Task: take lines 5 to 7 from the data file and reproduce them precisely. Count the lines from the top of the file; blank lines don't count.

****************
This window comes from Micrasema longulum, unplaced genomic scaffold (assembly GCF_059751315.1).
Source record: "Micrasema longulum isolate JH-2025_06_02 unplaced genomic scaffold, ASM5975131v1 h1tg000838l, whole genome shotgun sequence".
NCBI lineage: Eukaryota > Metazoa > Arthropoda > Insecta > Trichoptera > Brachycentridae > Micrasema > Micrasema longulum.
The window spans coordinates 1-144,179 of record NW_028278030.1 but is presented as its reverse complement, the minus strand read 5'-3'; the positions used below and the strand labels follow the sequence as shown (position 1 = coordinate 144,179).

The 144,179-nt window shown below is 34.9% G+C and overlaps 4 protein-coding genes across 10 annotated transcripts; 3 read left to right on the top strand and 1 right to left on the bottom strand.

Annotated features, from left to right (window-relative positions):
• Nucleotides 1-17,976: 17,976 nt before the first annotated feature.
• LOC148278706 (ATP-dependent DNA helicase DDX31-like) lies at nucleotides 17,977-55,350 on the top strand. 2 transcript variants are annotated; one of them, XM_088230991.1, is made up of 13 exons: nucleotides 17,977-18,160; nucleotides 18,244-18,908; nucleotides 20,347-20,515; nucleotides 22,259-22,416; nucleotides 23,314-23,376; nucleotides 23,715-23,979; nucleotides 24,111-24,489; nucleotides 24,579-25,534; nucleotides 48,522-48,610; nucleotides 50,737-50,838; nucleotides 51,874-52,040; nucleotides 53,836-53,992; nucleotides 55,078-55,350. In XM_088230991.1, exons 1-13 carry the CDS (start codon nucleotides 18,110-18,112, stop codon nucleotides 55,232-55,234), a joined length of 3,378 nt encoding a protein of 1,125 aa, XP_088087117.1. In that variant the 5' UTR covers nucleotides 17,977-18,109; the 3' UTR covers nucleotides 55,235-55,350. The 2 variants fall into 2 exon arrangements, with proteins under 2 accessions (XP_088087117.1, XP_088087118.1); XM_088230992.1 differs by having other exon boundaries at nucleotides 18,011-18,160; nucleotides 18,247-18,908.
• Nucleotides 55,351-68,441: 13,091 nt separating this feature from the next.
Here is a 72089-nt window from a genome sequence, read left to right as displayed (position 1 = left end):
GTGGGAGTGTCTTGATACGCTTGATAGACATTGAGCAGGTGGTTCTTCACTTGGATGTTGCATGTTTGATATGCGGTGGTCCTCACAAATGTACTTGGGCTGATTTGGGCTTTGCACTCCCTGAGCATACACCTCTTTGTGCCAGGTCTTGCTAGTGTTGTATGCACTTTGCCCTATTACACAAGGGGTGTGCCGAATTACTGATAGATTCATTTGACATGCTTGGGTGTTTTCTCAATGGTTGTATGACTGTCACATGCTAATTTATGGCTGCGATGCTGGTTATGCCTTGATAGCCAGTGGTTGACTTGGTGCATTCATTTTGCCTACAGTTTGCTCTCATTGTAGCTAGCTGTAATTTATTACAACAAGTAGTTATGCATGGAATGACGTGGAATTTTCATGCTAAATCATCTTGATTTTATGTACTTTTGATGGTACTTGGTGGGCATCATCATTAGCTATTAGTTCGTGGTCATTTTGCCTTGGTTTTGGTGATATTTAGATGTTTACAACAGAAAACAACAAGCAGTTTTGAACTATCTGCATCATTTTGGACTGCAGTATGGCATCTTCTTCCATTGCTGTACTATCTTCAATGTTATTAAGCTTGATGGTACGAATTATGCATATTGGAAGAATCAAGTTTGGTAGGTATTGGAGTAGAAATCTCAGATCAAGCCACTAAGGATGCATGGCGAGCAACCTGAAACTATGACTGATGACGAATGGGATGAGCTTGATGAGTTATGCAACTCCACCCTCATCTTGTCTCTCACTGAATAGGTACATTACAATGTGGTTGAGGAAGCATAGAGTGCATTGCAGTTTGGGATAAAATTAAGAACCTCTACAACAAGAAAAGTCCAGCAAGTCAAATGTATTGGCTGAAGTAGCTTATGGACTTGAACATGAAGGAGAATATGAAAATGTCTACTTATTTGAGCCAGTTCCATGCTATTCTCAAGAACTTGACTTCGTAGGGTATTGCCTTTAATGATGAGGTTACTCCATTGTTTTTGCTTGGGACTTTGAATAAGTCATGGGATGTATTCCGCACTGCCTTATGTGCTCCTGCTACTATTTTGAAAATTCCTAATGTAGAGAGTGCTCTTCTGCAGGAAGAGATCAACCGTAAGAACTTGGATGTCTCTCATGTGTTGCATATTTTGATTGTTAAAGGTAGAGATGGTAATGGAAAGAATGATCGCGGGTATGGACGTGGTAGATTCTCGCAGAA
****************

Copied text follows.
The 144,179-nt window shown below is 34.9% G+C and overlaps 4 protein-coding genes across 10 annotated transcripts; 3 read left to right on the top strand and 1 right to left on the bottom strand.

Annotated features, from left to right (window-relative positions):
• Nucleotides 1-17,976: 17,976 nt before the first annotated feature.